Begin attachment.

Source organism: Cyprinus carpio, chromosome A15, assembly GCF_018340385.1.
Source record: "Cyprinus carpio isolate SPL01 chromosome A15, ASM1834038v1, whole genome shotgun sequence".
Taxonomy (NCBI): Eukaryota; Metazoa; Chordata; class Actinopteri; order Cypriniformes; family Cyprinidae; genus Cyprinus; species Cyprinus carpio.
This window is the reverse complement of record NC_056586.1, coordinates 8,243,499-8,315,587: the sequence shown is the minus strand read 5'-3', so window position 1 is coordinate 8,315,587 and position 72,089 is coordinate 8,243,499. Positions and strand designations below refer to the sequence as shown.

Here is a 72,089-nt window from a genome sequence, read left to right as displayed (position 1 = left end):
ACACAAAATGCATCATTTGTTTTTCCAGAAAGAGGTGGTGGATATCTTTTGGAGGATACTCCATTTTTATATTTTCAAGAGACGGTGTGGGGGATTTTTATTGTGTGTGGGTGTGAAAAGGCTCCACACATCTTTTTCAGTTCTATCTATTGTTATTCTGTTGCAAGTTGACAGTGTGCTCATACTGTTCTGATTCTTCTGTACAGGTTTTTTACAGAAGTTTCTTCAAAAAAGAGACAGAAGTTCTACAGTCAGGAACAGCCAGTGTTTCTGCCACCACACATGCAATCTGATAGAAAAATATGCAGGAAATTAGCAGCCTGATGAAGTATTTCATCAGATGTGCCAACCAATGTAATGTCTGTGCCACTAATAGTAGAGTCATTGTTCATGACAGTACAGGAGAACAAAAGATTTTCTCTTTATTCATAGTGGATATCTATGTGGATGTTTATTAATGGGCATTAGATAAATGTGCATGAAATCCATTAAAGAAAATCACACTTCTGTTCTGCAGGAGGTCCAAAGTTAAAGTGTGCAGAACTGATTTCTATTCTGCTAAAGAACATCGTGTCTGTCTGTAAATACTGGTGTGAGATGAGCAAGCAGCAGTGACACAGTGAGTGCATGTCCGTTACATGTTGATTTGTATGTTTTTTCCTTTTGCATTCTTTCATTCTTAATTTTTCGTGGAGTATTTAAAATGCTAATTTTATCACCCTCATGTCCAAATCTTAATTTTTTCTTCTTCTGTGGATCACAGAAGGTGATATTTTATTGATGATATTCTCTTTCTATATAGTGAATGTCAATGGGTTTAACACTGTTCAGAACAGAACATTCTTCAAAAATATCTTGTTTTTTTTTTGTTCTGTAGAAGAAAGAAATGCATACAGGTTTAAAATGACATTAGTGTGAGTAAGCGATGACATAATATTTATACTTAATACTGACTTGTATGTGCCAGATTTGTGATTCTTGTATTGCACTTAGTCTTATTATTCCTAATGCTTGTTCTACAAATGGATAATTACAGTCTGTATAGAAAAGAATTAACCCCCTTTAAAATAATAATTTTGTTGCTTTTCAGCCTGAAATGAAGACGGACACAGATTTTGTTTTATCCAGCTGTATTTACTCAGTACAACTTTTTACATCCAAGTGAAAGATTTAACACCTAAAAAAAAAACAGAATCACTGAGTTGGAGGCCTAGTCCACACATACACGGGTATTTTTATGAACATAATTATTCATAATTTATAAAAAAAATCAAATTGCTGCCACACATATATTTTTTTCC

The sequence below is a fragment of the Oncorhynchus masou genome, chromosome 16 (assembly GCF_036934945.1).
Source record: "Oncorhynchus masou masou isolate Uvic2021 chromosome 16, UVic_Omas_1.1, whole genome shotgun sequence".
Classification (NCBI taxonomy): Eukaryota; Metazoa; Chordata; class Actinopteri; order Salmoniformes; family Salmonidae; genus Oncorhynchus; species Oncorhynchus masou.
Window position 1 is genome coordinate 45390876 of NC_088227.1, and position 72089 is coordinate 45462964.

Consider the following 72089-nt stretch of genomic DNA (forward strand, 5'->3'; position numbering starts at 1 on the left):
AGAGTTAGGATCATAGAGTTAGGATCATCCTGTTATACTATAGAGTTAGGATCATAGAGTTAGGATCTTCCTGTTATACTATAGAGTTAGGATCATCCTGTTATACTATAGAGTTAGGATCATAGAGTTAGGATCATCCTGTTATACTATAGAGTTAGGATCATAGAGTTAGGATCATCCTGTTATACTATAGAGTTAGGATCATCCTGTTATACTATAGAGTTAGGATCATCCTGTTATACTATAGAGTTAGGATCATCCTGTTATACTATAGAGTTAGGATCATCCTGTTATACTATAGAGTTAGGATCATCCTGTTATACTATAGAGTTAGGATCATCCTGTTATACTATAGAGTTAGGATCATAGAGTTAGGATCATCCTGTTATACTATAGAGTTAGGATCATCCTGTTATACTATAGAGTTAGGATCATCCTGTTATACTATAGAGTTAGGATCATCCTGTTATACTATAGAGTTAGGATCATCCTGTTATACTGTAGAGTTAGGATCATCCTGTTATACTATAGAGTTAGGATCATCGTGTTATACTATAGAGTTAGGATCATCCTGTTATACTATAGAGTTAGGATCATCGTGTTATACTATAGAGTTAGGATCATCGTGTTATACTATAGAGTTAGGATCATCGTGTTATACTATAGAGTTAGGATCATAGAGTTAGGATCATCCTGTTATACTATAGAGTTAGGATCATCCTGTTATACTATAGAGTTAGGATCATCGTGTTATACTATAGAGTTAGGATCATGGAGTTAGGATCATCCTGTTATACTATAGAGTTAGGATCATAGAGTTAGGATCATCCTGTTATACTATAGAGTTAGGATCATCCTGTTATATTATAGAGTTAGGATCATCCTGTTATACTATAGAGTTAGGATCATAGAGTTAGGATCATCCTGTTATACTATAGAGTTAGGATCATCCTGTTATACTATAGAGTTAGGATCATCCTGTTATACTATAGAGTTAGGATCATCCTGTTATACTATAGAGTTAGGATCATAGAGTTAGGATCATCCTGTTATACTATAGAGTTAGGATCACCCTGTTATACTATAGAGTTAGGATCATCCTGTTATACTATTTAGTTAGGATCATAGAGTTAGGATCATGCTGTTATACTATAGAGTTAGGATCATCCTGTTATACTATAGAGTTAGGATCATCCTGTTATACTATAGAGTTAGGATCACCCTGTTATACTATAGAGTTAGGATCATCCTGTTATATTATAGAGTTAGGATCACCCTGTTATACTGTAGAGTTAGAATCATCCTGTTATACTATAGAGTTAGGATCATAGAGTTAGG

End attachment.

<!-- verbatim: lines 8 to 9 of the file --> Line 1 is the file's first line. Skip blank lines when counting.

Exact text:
Source record: "Oncorhynchus masou masou isolate Uvic2021 chromosome 16, UVic_Omas_1.1, whole genome shotgun sequence".
Classification (NCBI taxonomy): Eukaryota; Metazoa; Chordata; class Actinopteri; order Salmoniformes; family Salmonidae; genus Oncorhynchus; species Oncorhynchus masou.